Best novel I’ve read in quite a while. And a debut novel at that.
Jay Treiber is a rare individual: a college English literature professor who can also write it, and write it well.
College English professor Kevin McNally has been struggling for decades with his guilt over an incident that happened when he was a teenager. This is the kind of subject that could lead the author and reader down a rat hole of angst, self-loathing, and neurotic navel-gazing but Treiber avoids this trap. Instead, he chooses to have McNally seek resolution of that guilt, and forgiveness for what happened, through a skillfully interwoven series of story lines that mix McNally’s present and past.
By itself, that’s not unusual, but the story’s location and characters are. McNally comes from a line of southeastern Arizona ranch families, with friends and acquaintances on both sides of the border with Mexico, but perhaps as a way to escape his past, he left the small border town of Douglas to teach in Tucson—away, but not that far away. In telling the parallel stories of McNally’s return and of the original incident, Treiber takes the reader on journeys into worlds many have never experienced: the rugged high-desert canyons and mountains of far southeastern Arizona, far southwestern New Mexico, and the bordering lands of northern Mexico; the lives of the people who ranch and hunt on that land; and the drug smugglers who cross it.
The story revolves around McNally and Amanda Monahan, the 15 year old daughter of an area rancher. Raised in the ranch life, Mandi is no girly-girl. She’s a skilled hunter, and also the secret heart-throb of 17 year old Kevin. While the two families and other friends are out on a deer hunt, the party splits up. Mandi, hunting with Kevin and his friend Armando “Mondy” Luna, takes down a buck. Kevin wants to offer to help her field dress the animal and take it back to the family truck but she seems so well able to handle the tasks that he and Mondy leave her to chase after a crippled black jaguar known as “Old Pete,” which they’d spotted. When the hunting parties return to their parked trucks sometime later, the deer’s head and carcass are there, but Amanda is not. Neither are Kevin and Mondy. The families wait for them for a while, then start searching, not knowing that the kids are not together. No one, as it turns out, knows that Amanda has been captured by a group of drug-runners, who now face the problem of what to do with her.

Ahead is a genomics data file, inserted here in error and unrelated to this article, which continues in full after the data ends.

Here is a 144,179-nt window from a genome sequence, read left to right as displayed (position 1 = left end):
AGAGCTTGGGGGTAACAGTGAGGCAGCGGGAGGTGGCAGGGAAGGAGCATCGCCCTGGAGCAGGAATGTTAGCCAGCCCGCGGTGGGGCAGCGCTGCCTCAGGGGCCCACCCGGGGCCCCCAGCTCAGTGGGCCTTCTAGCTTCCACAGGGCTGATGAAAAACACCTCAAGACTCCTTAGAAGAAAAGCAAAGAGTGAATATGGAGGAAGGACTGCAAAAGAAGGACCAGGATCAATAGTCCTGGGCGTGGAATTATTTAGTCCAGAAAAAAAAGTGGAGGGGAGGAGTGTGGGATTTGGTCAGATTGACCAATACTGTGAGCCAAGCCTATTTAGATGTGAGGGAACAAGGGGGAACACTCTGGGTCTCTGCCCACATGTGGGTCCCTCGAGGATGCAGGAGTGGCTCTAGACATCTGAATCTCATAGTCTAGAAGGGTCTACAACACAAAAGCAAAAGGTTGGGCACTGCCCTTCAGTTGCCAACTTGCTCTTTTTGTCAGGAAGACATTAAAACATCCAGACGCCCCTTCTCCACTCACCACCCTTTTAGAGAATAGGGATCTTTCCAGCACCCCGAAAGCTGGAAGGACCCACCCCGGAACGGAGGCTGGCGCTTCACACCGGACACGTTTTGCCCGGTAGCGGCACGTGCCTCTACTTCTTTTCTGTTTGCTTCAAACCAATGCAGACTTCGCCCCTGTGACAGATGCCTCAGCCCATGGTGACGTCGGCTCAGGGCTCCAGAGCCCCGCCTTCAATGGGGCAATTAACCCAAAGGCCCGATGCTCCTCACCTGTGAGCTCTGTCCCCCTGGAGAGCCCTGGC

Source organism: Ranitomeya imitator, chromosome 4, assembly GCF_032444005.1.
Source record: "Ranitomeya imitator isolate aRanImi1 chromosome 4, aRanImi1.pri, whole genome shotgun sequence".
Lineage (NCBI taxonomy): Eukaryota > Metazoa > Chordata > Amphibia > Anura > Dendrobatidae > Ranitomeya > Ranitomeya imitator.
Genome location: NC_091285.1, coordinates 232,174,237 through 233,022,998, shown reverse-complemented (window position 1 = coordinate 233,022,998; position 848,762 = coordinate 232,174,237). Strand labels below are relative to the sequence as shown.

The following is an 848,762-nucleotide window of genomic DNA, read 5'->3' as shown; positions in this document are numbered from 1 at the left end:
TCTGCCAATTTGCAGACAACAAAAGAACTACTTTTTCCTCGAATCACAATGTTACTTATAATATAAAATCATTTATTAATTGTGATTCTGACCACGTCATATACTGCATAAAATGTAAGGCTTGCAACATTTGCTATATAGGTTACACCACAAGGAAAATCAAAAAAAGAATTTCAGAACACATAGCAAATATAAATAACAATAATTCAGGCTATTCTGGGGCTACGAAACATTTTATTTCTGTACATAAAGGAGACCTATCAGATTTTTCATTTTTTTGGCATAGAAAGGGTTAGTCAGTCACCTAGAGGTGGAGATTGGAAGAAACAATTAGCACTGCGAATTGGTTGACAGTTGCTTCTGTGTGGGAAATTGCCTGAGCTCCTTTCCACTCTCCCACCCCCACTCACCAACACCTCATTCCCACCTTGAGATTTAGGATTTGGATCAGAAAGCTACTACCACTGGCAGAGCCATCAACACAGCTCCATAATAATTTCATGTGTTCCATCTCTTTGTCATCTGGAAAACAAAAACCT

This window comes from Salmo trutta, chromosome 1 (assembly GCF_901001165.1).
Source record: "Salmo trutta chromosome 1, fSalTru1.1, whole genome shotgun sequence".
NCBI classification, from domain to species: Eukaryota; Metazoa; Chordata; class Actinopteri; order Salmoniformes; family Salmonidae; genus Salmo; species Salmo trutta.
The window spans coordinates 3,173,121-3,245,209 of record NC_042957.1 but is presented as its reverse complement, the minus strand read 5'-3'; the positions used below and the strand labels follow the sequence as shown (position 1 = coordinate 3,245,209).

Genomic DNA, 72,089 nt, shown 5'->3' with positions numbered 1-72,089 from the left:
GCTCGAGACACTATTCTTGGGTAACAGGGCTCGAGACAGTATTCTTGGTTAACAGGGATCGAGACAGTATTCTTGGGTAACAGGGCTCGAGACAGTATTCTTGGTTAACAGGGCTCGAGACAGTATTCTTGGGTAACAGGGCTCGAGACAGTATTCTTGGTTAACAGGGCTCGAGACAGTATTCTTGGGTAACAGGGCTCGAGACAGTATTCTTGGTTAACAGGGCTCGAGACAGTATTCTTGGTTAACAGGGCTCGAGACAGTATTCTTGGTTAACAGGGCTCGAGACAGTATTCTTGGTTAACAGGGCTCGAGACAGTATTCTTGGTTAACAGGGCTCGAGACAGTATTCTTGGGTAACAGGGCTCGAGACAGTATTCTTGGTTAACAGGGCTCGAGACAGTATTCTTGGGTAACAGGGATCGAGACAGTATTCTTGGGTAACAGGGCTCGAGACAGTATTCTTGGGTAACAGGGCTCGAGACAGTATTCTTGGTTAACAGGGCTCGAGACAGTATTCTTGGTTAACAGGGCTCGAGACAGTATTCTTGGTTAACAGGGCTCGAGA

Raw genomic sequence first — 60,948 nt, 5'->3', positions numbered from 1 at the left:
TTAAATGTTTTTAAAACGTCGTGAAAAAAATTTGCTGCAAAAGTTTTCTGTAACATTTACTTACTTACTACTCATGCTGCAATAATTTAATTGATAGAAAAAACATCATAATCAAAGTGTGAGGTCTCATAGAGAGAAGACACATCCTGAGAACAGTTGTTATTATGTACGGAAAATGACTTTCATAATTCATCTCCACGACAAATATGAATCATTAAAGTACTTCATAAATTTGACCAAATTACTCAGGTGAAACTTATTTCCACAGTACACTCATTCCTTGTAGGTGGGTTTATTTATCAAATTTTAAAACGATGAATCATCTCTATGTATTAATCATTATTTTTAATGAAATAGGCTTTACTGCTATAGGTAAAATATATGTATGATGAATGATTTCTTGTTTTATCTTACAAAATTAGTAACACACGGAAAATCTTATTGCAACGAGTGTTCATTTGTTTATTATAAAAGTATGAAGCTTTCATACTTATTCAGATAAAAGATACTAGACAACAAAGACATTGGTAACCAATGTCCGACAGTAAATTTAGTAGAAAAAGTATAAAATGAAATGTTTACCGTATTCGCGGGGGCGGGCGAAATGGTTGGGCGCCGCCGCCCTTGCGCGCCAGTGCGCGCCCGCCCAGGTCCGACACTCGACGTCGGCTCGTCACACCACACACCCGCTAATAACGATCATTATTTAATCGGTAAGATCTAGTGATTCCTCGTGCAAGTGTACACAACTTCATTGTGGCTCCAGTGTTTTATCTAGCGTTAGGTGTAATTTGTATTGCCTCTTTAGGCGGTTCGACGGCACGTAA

The “young Kevin” story splits again and again as it follows Amanda, the druggies, the boys, and the different pieces growing search party. The “old Kevin” story line stays focused on McNally as he searches for the truth about a past he doesn’t clearly remember. Treiber weaves in and out of these bifurcating story lines like Old Pete weaving in and out of the bushes, trees, and rocky terrain, sometimes spotted but rarely seen clearly or for long.
The story lines all come together in a climactic shootout between the searchers and the druggies, but it would be a spoiler to reveal who dies. It does, however, finally clarify the real reason for McNally’s guilt, which Treiber skillfully misdirects our attention from throughout the book.
All this said, there were a few things about the book I found disappointing. Toward the end, the adult McNally goes on a peyote-fueled trip to the site of the search, led there by an old Indian friend. This was too much of a southwestern search-for-meaning-story cliché and is the least well done part of the entire book. It doesn’t even contribute much to the final resolution.
As I neared the climax of the story, I realized that the names of two of the key characters, Amanda and Armando, sounded suspiciously alike. After reaching the end, I couldn’t help but wonder if Treiber, English lit professor that he is, hadn’t tried to be oh-so-clever with these names, creating the symbolic parallelism that those professors love. The meanings of the two names are relevant: Amanda means “lovable” or “worthy of love,” and Armando means “soldier.” Both names are appropriate to their roles, so I wouldn’t be surprised if Treiber consciously chose them. Or maybe he didn’t, and their meanings and the similarities of their sounds just slipped by author and editor alike.
Finally, Treiber mixes in Spanish dialogue, which is appropriate for some of the characters, but he does not always provide a translation, and context is not always helpful. For those of us who don’t speak Spanish, this adds verisimilitude but is also a stumbling block.
In the end, these faults matter little. Treiber’s characters are finely drawn. Even the struggling adult McNally is sympathetic enough to keep the reader following him. Treiber clearly knows and loves the portion of the desert southwest the story is set in, and he places the reader right there with the characters. And no dilettante professor, he doesn’t shy away from the details of the weapons the hunters, sheriff’s deputies, and druggies use, or from the hunting—for people or game animals—that is so much a part of this area and of the story. By the end, the adult McNally’s spirit walk has led him to a place at which his spirit is recovering, if not yet fully healed.